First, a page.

SIDELIGHTS: Marilynne Robinson's debut novel Housekeeping earned its author the 1982 Ernest Hemingway Foundation award for best first novel, a 1982 Richard and Hinda Rosenthal Award, and a nomination for the Pulitzer Prize. It also earned praise from numerous literary critics, such as Marc Granetz, who in the New Republic deemed Housekeeping "a beautiful and unusual novel about transience and durability [that] revolves around familiar objects, details of everyday." Paul Gray in Time remarked of Housekeeping, "This first novel does much more than show promise; it brilliantly portrays the impermanence of all things, especially beauty and happiness, and the struggle to keep what can never be owned." And, in Anatole Broyard's assessment in the New York Times, Housekeeping is "a first novel that sounds as if the author has been treasuring it up all her life, waiting for it to form itself. . . . You can feel in the book a gathering voluptuous release of confidence, a delighted surprise at the unexpected capacities of language, a close, careful fondness for people that we thought only saints felt. . . . Robinson works with light, dark, water, heat, cold, textures, sounds and smells. . . . Though her ambition is tall, she remains down to earth, where the best novels happen."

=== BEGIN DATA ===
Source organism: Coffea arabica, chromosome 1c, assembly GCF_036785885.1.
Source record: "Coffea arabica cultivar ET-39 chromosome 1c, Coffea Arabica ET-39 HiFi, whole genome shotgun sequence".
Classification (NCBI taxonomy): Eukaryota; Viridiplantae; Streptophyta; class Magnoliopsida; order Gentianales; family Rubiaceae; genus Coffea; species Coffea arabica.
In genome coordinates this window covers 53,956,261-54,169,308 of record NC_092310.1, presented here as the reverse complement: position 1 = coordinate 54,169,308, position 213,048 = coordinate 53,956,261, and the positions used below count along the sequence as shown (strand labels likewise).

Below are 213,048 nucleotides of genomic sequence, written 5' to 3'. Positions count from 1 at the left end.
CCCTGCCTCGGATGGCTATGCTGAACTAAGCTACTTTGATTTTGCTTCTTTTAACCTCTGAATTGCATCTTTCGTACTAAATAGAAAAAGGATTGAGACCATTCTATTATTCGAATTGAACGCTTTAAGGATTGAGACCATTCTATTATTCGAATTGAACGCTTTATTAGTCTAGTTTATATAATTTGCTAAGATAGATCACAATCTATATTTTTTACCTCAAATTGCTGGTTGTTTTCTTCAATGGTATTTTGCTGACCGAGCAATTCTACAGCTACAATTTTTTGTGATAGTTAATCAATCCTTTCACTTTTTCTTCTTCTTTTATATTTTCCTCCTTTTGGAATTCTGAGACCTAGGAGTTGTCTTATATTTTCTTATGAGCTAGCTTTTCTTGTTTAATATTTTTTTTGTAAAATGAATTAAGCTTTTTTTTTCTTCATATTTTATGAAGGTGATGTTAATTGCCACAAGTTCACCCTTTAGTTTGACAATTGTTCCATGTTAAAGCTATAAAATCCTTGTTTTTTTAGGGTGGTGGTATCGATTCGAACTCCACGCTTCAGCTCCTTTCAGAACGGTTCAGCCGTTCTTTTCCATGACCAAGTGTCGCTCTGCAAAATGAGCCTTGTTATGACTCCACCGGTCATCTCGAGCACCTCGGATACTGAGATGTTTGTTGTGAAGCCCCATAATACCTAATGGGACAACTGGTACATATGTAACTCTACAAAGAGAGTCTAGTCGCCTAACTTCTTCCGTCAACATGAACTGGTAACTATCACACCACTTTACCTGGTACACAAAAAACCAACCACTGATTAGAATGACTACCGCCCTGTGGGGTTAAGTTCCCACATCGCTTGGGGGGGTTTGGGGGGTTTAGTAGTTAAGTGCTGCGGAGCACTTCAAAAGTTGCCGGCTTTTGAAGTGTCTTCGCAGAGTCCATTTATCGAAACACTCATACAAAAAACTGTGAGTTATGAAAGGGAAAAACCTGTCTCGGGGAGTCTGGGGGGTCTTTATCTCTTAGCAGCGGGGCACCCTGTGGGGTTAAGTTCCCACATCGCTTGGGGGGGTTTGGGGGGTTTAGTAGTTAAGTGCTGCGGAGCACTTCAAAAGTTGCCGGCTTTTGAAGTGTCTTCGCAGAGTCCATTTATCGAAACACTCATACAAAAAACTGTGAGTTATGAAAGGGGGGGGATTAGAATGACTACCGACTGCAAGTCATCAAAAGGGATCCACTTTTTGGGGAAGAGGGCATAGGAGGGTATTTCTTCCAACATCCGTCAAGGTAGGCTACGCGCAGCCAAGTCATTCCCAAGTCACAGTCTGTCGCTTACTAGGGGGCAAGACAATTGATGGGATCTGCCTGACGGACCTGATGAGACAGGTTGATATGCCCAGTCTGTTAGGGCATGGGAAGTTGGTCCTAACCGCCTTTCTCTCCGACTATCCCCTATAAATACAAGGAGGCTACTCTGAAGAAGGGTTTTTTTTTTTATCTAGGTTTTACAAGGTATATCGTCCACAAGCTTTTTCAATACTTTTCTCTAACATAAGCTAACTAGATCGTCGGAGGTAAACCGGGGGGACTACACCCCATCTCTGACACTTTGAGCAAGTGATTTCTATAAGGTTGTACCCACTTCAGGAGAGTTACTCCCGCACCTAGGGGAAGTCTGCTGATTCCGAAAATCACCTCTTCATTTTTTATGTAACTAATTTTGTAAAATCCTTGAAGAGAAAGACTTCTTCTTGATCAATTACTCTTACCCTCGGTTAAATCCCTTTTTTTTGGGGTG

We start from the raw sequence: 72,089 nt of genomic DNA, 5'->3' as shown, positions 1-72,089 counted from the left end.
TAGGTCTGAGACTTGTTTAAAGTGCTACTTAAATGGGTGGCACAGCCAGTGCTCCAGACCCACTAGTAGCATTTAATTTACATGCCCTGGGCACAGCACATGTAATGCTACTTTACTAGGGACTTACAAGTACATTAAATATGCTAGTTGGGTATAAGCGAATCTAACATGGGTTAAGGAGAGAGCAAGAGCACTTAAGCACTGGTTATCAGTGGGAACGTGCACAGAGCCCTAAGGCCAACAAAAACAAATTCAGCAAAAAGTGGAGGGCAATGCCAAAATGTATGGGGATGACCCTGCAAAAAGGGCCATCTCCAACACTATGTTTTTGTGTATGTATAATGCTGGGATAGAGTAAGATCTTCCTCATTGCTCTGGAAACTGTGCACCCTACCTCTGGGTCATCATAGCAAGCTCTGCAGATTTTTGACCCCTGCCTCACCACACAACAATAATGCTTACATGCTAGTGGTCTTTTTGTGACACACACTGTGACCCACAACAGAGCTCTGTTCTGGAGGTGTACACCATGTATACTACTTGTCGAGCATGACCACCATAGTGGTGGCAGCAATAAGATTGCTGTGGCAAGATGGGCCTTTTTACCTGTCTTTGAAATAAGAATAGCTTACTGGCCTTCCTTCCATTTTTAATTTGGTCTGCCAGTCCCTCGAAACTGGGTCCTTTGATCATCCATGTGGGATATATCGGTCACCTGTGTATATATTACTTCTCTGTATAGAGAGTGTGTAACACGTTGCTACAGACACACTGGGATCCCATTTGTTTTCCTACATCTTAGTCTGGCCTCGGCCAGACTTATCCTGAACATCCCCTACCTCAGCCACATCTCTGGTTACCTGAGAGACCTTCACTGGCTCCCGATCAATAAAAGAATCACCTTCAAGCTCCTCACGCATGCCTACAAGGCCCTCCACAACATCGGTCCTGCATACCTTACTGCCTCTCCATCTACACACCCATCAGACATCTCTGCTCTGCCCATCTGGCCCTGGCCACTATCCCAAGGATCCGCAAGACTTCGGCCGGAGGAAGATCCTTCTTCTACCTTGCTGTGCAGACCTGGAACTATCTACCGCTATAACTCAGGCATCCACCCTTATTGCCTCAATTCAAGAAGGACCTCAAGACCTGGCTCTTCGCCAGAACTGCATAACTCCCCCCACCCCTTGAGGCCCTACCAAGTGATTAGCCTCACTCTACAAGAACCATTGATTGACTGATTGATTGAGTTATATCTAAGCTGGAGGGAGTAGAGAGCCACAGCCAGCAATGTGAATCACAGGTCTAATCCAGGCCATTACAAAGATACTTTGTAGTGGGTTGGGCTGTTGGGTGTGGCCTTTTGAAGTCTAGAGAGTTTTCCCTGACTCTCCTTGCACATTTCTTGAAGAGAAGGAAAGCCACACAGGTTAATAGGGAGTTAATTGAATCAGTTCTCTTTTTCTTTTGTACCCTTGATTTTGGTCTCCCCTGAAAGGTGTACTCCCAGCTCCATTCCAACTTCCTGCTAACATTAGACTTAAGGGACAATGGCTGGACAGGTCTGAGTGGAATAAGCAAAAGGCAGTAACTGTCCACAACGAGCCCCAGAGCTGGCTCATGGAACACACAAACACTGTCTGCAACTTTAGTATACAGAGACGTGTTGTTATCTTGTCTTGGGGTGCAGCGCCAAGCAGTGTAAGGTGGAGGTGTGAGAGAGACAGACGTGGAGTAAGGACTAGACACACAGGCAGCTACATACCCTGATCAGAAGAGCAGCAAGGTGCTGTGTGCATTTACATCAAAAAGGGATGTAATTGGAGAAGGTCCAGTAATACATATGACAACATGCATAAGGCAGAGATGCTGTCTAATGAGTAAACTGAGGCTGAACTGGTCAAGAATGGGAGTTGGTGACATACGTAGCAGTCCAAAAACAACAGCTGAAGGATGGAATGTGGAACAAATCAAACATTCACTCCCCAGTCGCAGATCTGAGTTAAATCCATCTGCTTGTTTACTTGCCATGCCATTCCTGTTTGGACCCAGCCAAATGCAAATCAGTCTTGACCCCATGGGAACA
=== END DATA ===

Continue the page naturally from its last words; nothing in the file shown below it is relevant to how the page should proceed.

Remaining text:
In Housekeeping, Robinson follows the lives of two adolescent girls through several guardianship changes. The story begins as a woman named Helen returns to her childhood home in Fingerbone, a small community isolated in the mountains of Idaho. With her, she brings her two daughters, Ruth and Lucille, and leaves the girls on the porch of their grandmother's home. Helen then drives her car into the nearby lake, taking her own life in the same place her father drowned years before. After Helen's suicide, Ruth and Lucille fall under the care of their grandmother, who attempts to restore normalcy to their lives through daily routine. As Ruth explains in Housekeeping, "She whited shoes and braided hair and turned back bedclothes as if reenacting the commonplace would make it merely commonplace again." After Ruth and Lucille's grandmother dies, the girls are cared for by two maiden great-aunts who move in and also try to use unchanging daily routine to provide reassurance and stability in the sisters' lives. But the aunts, set in their habits, cannot adapt to the changing needs of children and so, leaving the girls, they ultimately return to their former residence and the orderly lifestyle that they prefer.